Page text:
Getting "Video Format Not Supported" with Dorico 4

When I attempt to import and MP4 into a flow, I get the message “the video format is not supported”. I also tried that same video in MOV and AVI. I even made sure that the Frame Rate and Audio setting were compatible.

What I do not get when I import the file is the Video Properties Dialog box.

Suggestions?

Thank you in advance. BTrumpetBC

How do you try to import your video? I ask, before I wasted time trying to drag and drop. But you have to right click the flow, and attach a video. Hope it helps.

Hi Marc,

Exactly, this is what I did too. It is not Dorico.

The last project’s video I did worked. So, it was definitely the file (and I can blame the video editing software). All I needed to do was top and tail the band’s video to align things up and prepare an arrangement for a recording session using my skeleton track.

BUT, I found a work around which is better. Thank you Greg Ondo for his Cubase Hangout’s.

Use Cubase. What I did was import the video into my Cubase project and aligned the video to the skeleton track. Then I top and tailed the video, aligned it to my skeleton track and Exported the video. Fantastic, it worked.

Lip synch alignment was not necessary as my ultimate goal was to get my Cubase Audio skeleton track into Dorico to write and score out the arrangement.

I am a very happy man, because I have a workflow to use Cubase and Dorico together…

Cheers for coming back to me.
BC

I’m having the same issue attempting to attach a WAV file that I’ve converted to MP4, MOV, and AVI video formats both through an online converter and on my Mac using the VLC Player. All result if the “former not supported” error message.

Any advice from the community for a (Mac) user without Cubase?

You might try using a video editor on your own computer to produce a video in the right format. For example, you could use the free and open-source Shotcut:

  1. Start a new Shotcut project.
  2. Set a sensible video option in Settings > Video Mode – HD 720p 60fps is probably fine.
  3. Click the ‘Playlist’ button in the toolbar.
  4. Drag a JPG graphic (so your video has a picture) and your MP3/WAV file into the ‘Playlist’ panel on the left. For simplicity it is probably a good idea to make sure your graphic is the right size – for HD 720p that would be 1280 x 720 pixels.
  5. Type Command-I to add a new video track.
  6. Drag the JPG from the ‘Playlist’ panel to the new video track in the ‘Timeline’ panel at the bottom of the window.
  7. Type Command-U to add a new audio track, and make sure it’s active by clicking on it: in the dark colour scheme it goes a kind of mustard yellow when it’s selected.
    8, Drag the MP3/WAV from the ‘Playlist’ panel to the new audio track in the ‘Timeline’ panel. It may come in offset a tiny bit after 00:00, so be sure to drag the audio track to the left so it’s definitely lined up with the start of the timeline.
  8. To make the picture last as long as the audio, zoom out using the controls in the header of the Timeline panel, then hover over the right-hand side of the image clip in the video track and drag it out to the right so that it’s the same length as the audio file.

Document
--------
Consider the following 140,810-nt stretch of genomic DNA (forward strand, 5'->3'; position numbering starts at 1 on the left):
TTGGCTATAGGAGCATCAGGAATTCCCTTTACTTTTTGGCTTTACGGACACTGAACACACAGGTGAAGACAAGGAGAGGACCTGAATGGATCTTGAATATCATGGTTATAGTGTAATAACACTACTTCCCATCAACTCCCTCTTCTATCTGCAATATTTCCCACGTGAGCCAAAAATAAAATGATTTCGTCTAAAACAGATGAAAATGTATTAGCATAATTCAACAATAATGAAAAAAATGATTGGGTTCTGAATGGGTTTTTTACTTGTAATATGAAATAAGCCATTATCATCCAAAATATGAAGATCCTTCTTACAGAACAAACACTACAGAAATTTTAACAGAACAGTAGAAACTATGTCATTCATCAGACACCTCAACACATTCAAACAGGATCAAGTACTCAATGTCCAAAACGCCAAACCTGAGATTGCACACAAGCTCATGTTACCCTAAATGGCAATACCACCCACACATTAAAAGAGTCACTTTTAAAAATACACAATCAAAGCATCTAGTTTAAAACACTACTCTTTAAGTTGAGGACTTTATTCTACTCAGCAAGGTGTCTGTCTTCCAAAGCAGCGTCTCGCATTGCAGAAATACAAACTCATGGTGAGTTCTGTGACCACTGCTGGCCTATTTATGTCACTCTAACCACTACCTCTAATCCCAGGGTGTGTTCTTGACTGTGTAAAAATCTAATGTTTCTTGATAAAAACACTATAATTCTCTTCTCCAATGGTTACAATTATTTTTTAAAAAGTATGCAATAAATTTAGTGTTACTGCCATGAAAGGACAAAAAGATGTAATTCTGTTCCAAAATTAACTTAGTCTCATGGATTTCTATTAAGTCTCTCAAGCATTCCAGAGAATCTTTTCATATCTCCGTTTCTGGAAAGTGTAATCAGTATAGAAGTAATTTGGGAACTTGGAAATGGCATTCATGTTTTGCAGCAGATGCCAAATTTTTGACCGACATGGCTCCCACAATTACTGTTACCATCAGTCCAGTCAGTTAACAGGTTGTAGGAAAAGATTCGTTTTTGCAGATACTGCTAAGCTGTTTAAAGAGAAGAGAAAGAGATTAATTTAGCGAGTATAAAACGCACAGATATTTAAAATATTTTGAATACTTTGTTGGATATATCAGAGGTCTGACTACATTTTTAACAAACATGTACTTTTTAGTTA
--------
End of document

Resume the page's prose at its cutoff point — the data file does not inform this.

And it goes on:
9. If you would find it useful to add timecode, activate the video track.
  10. Click ‘Filters’ on the toolbar at the top of the window.
  11. In the ‘Filters’ panel on the left, click the + button to add a new filter: in the search field type “text”, then choose the “Text” filter. By default, the text filter will use the text #timecode#, which is replaced with the timecode of the current frame during playback, which is very helpful. Position the timecode as you like in the preview window. You can use the arrow keys to move left and right frame-by-frame.

Once you’re happy, click ‘Export’ in the toolbar, and click the ‘Export File’ button at the bottom of the Export panel to export a file. All of the frame rate and resolution settings etc. should be correct. The export process takes a couple of minutes.

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Thank you very much for this generous tutorial! I was able to get everything working.

Hi Daniel!

Is there really no way to make this process easier? Is there maybe some specific issue with the codec or bitrate that you know of?
For electroacoustic composers like myself it would save a lot of time if I could simply transport an mp4 converted online from an mp3 or wav file instead of trying to get it to work by exporting it from external editing software, especially if there are different versions of the electronics being made meaning that the “film” has to be regularly updated

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Right now, I’m afraid there’s no simpler way than using a video file of some kind. Sorry!

An option is to use a video tool like VLC that has the option to do conversions on the command line. So you can run it from a Dorico script or stream deck. Depending on your ratio of annoyance to time, a Python script could monitor a directory and auto convert any files you drop in it. For bonus if that directory is one you use to receive the files like Google drive or whatever, it can be completely transparent to you. Can do that converting audio to video too.

Pretty sure that you are supposed to be on Holiday. :confounded:. Merry Christmas :grinning:

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